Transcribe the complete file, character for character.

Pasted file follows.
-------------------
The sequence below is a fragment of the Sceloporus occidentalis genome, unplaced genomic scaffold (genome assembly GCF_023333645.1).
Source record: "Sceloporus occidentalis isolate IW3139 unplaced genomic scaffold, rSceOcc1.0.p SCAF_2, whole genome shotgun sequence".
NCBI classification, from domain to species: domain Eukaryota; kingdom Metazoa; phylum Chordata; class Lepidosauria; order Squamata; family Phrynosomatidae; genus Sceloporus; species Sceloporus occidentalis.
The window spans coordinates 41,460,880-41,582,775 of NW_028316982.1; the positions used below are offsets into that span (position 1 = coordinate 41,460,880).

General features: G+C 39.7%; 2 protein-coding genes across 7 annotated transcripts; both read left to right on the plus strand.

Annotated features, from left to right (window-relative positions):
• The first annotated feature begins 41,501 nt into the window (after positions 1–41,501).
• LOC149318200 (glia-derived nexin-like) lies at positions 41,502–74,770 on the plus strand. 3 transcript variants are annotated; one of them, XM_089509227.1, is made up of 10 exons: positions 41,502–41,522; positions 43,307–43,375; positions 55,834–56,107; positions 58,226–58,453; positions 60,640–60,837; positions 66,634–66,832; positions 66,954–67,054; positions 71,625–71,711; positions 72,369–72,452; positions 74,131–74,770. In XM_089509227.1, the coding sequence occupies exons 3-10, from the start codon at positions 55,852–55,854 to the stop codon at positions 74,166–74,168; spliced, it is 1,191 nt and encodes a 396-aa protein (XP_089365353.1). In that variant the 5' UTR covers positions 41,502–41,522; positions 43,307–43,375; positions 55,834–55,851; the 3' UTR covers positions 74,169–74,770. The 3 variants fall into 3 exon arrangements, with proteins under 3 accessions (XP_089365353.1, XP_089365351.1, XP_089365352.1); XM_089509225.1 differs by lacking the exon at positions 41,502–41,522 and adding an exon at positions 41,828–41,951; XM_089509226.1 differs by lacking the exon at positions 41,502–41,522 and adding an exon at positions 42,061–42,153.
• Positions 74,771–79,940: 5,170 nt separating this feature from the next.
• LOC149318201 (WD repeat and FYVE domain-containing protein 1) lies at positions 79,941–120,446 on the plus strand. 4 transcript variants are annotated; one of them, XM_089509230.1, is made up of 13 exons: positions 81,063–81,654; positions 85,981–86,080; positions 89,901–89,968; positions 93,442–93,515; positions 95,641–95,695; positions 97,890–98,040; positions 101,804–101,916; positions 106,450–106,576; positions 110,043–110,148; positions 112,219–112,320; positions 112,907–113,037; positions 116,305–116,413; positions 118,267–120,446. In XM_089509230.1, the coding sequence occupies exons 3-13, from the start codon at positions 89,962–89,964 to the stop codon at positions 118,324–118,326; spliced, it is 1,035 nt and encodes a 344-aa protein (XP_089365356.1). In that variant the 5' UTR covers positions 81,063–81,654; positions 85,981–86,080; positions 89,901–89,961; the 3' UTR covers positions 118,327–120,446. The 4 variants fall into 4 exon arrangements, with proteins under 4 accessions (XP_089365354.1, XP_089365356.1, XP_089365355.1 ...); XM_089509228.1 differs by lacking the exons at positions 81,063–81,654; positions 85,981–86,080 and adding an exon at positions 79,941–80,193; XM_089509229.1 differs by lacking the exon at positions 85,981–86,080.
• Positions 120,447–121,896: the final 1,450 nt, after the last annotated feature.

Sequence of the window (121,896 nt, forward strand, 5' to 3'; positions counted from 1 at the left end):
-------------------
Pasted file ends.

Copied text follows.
The sequence below is a fragment of the Sceloporus occidentalis genome, unplaced genomic scaffold (genome assembly GCF_023333645.1).
Source record: "Sceloporus occidentalis isolate IW3139 unplaced genomic scaffold, rSceOcc1.0.p SCAF_2, whole genome shotgun sequence".
NCBI classification, from domain to species: domain Eukaryota; kingdom Metazoa; phylum Chordata; class Lepidosauria; order Squamata; family Phrynosomatidae; genus Sceloporus; species Sceloporus occidentalis.
The window spans coordinates 41,460,880-41,582,775 of NW_028316982.1; the positions used below are offsets into that span (position 1 = coordinate 41,460,880).

General features: G+C 39.7%; 2 protein-coding genes across 7 annotated transcripts; both read left to right on the plus strand.

Annotated features, from left to right (window-relative positions):
• The first annotated feature begins 41,501 nt into the window (after positions 1–41,501).
• LOC149318200 (glia-derived nexin-like) lies at positions 41,502–74,770 on the plus strand. 3 transcript variants are annotated; one of them, XM_089509227.1, is made up of 10 exons: positions 41,502–41,522; positions 43,307–43,375; positions 55,834–56,107; positions 58,226–58,453; positions 60,640–60,837; positions 66,634–66,832; positions 66,954–67,054; positions 71,625–71,711; positions 72,369–72,452; positions 74,131–74,770. In XM_089509227.1, the coding sequence occupies exons 3-10, from the start codon at positions 55,852–55,854 to the stop codon at positions 74,166–74,168; spliced, it is 1,191 nt and encodes a 396-aa protein (XP_089365353.1). In that variant the 5' UTR covers positions 41,502–41,522; positions 43,307–43,375; positions 55,834–55,851; the 3' UTR covers positions 74,169–74,770. The 3 variants fall into 3 exon arrangements, with proteins under 3 accessions (XP_089365353.1, XP_089365351.1, XP_089365352.1); XM_089509225.1 differs by lacking the exon at positions 41,502–41,522 and adding an exon at positions 41,828–41,951; XM_089509226.1 differs by lacking the exon at positions 41,502–41,522 and adding an exon at positions 42,061–42,153.
• Positions 74,771–79,940: 5,170 nt separating this feature from the next.
• LOC149318201 (WD repeat and FYVE domain-containing protein 1) lies at positions 79,941–120,446 on the plus strand. 4 transcript variants are annotated; one of them, XM_089509230.1, is made up of 13 exons: positions 81,063–81,654; positions 85,981–86,080; positions 89,901–89,968; positions 93,442–93,515; positions 95,641–95,695; positions 97,890–98,040; positions 101,804–101,916; positions 106,450–106,576; positions 110,043–110,148; positions 112,219–112,320; positions 112,907–113,037; positions 116,305–116,413; positions 118,267–120,446. In XM_089509230.1, the coding sequence occupies exons 3-13, from the start codon at positions 89,962–89,964 to the stop codon at positions 118,324–118,326; spliced, it is 1,035 nt and encodes a 344-aa protein (XP_089365356.1). In that variant the 5' UTR covers positions 81,063–81,654; positions 85,981–86,080; positions 89,901–89,961; the 3' UTR covers positions 118,327–120,446. The 4 variants fall into 4 exon arrangements, with proteins under 4 accessions (XP_089365354.1, XP_089365356.1, XP_089365355.1 ...); XM_089509228.1 differs by lacking the exons at positions 81,063–81,654; positions 85,981–86,080 and adding an exon at positions 79,941–80,193; XM_089509229.1 differs by lacking the exon at positions 85,981–86,080.
• Positions 120,447–121,896: the final 1,450 nt, after the last annotated feature.

Sequence of the window (121,896 nt, forward strand, 5' to 3'; positions counted from 1 at the left end):